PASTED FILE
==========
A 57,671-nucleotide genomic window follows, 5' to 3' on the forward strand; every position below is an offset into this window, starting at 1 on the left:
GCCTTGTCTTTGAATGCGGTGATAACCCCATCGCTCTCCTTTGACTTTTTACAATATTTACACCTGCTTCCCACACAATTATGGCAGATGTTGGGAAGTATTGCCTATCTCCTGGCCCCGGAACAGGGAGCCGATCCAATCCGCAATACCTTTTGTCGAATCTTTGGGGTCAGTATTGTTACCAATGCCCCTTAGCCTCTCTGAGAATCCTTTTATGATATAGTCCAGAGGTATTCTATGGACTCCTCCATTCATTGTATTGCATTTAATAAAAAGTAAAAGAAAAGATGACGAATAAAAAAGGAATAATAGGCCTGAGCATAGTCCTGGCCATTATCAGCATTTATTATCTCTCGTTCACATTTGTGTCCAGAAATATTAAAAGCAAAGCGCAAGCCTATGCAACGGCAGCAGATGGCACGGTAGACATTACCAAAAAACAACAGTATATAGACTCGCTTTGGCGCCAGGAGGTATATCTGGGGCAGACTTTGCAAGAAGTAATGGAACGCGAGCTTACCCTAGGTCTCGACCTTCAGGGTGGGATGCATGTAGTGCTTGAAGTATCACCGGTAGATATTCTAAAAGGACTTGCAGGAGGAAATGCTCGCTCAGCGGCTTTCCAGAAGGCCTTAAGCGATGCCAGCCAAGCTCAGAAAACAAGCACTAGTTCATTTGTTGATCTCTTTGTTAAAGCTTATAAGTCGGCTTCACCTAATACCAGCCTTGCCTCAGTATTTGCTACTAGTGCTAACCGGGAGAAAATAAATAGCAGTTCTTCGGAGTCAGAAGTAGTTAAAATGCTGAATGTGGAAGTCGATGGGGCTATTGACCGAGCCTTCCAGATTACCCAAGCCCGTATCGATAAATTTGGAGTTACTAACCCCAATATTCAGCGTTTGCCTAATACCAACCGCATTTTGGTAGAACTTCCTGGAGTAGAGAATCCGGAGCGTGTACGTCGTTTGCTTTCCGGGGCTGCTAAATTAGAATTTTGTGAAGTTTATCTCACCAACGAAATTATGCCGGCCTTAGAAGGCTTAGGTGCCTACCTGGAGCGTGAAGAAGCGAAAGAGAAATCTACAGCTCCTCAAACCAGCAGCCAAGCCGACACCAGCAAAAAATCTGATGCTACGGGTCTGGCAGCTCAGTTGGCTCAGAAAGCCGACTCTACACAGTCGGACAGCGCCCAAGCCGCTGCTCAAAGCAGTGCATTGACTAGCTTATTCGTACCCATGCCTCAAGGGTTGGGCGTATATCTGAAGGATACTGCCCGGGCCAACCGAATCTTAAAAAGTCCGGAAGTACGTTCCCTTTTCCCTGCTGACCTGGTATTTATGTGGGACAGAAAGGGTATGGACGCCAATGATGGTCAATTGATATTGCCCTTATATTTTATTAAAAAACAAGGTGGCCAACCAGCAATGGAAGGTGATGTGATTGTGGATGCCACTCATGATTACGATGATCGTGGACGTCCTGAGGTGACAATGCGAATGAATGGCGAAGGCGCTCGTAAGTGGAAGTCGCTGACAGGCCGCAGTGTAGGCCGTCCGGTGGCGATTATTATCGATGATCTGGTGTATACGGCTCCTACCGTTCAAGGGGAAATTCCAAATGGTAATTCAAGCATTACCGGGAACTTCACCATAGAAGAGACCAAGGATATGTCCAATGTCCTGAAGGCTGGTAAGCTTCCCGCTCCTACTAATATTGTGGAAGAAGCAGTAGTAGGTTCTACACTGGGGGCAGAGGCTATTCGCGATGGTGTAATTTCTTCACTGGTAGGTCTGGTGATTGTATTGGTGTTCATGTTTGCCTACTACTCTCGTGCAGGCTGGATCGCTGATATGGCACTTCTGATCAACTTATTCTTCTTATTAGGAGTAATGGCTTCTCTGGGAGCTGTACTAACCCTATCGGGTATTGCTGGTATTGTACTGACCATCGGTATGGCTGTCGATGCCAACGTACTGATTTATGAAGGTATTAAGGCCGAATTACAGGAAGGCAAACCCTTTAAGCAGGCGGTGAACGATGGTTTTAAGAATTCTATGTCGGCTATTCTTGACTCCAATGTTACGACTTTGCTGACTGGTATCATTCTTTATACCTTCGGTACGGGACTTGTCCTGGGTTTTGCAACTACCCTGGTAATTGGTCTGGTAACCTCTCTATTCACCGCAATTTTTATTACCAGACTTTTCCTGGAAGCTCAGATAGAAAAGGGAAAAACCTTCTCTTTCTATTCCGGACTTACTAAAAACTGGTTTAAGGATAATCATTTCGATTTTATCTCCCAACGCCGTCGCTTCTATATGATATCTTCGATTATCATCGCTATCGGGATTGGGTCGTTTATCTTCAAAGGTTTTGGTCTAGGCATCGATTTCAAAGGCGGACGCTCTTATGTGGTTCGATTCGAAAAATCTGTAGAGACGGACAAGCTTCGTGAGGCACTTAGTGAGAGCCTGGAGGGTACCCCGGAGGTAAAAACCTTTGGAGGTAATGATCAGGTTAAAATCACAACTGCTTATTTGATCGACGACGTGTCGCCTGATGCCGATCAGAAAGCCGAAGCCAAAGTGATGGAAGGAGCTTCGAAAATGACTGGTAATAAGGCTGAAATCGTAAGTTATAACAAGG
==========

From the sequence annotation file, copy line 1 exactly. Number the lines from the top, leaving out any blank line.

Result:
A 57,671-nucleotide genomic window follows, 5' to 3' on the forward strand; every position below is an offset into this window, starting at 1 on the left: